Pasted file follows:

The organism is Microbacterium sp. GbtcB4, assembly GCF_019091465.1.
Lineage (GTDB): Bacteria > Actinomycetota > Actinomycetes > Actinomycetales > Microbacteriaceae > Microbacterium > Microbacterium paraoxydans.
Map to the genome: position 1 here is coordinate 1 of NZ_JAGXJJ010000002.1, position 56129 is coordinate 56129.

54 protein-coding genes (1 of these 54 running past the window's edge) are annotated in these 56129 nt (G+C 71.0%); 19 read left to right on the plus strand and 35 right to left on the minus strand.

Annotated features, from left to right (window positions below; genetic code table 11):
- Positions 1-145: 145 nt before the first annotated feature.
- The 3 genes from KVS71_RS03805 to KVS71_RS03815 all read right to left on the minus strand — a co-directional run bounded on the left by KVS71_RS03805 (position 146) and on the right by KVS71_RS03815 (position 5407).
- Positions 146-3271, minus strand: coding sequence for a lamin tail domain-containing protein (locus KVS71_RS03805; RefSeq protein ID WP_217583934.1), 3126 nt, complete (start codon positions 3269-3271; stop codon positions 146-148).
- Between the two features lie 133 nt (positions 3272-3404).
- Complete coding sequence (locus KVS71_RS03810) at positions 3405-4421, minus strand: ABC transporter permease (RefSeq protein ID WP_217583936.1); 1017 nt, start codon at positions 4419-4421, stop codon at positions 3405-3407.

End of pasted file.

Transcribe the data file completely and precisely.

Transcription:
The organism is Microbacterium sp. GbtcB4, assembly GCF_019091465.1.
Lineage (GTDB): Bacteria > Actinomycetota > Actinomycetes > Actinomycetales > Microbacteriaceae > Microbacterium > Microbacterium paraoxydans.
Map to the genome: position 1 here is coordinate 1 of NZ_JAGXJJ010000002.1, position 56129 is coordinate 56129.

54 protein-coding genes (1 of these 54 running past the window's edge) are annotated in these 56129 nt (G+C 71.0%); 19 read left to right on the plus strand and 35 right to left on the minus strand.

Annotated features, from left to right (window positions below; genetic code table 11):
- Positions 1-145: 145 nt before the first annotated feature.
- The 3 genes from KVS71_RS03805 to KVS71_RS03815 all read right to left on the minus strand — a co-directional run bounded on the left by KVS71_RS03805 (position 146) and on the right by KVS71_RS03815 (position 5407).
- Positions 146-3271, minus strand: coding sequence for a lamin tail domain-containing protein (locus KVS71_RS03805; RefSeq protein ID WP_217583934.1), 3126 nt, complete (start codon positions 3269-3271; stop codon positions 146-148).
- Between the two features lie 133 nt (positions 3272-3404).
- Complete coding sequence (locus KVS71_RS03810) at positions 3405-4421, minus strand: ABC transporter permease (RefSeq protein ID WP_217583936.1); 1017 nt, start codon at positions 4419-4421, stop codon at positions 3405-3407.